Rarely can a mother boast that four of her six children have represented TT in the same sport – track and field.
Portia St Louis, mother to five girls and one boy, can pat herself on the back for her diligent work with her biological children and the many others she has fostered.
Track and field was almost mandatory for her children with the genes they inherited from both of parents. St Louis is a former athlete and her husband, Ali, was one of the best quarter-milers for TT during the 1980s. He competed in the 1984 Los Angeles Olympics and later became a top-class coach.
St Louis described the challenge of being both coach and mother. “It is very difficult to coach your own. I nurtured them from small and as they grew older it became easier. They would be disciplined on the track same way as home, so there was no real separation. However, without sport it wouldn’t be possible because it kept them focused all throughout their young lives,” she told WMN.
St Louis said was happy her children had an opportunity she missed growing up. “My mother couldn’t afford to send me on a scholarship I received at the age of 18. That shattered everything! I worked harder and received another scholarship later on, for which I didn’t need any assistance, but when I got it I was already pregnant. It was really depressing for me, so I walked with that paper clipping of my acceptance for many years. I would look at it and kept thinking what my life would be if I went abroad. However, that encouraged me to work with my children much harder so that they can get their education and not be like me.”
She and her husband moved from Palo Seco to D’Abadie over 30 years ago, a move that has benefitted the eastern community. They formed the New Image netball team, formerly the D`Abadie Progressive Athletic Club (DPAC) 15 years ago.
St Louis, a coach for over 25 years said of DPAC, “The foundation of the club is based on an all-round development of the child and we employ the spiritual aspect of the child. The athletes don’t give me trouble on the track; when I speak they understand. My approach is probably different. My home is always open for them. Recently, we have had athletes go on scholarship (and) represent TT at CAC Juniors and CARIFTA. We coach all the events in both track and field at the club.”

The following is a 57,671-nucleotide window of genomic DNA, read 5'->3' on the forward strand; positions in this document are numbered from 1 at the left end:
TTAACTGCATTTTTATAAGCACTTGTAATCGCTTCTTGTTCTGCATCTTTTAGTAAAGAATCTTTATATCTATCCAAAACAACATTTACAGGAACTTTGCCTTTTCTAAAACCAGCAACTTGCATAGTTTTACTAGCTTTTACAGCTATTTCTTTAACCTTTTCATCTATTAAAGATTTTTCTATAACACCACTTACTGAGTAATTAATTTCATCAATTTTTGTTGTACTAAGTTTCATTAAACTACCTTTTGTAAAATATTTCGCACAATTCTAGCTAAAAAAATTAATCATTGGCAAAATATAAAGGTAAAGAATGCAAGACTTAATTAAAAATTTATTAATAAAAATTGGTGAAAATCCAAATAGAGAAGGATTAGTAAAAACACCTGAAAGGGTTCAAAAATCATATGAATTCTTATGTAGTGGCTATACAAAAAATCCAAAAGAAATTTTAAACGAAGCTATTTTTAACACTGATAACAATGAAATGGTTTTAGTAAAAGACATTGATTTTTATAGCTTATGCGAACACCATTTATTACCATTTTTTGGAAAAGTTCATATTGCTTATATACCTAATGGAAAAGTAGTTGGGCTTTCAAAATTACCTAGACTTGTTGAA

The members of the club are from lower socioeconomic backgrounds and she admits it is challenging to observe their talent being restricted by their financial constraints.
Although she has proven her worth as a coach, she said it is not always smooth sailing. “It is very hard being a female coach because some of the athletes don’t believe we can coach them.” But she presses on, sometimes at her and her children’s expense.
I miss my children’s PTA meetings, evening classes or courses because I am committed to the training, and weekends are all competitions. You don’t have much time for yourself because it is an ongoing commitment.
One of the greatest challenges she continues to face daily is coping with the death of her husband in a vehicular accident, just minutes away from their home seven years ago.
“I am doing much better now, but in the beginning, it was hard. It was challenging when it came to the children and their schooling because that was his job. With God it was much easier knowing that I have hope. Thankfully the children had God to rely on besides me,” an emotional St Louis told WMN.
Now a grandmother of six, she offers some advice to parents and guardians. “If you love your children, you will bring them up in the fear of the Lord, because there must be a purpose in everything you are doing.”
She was adamant on another crucial point. “Don’t stop them! Track and field doesn’t take away from the child’s education, it enhances it. …Parents take away the kids before exams, but it is a discipline. It is very difficult for a child to come back in this sport after stopping. The parent is responsible to guide them with their time management. Sport enhances their academic abilities because you are healthy and the brain functions better.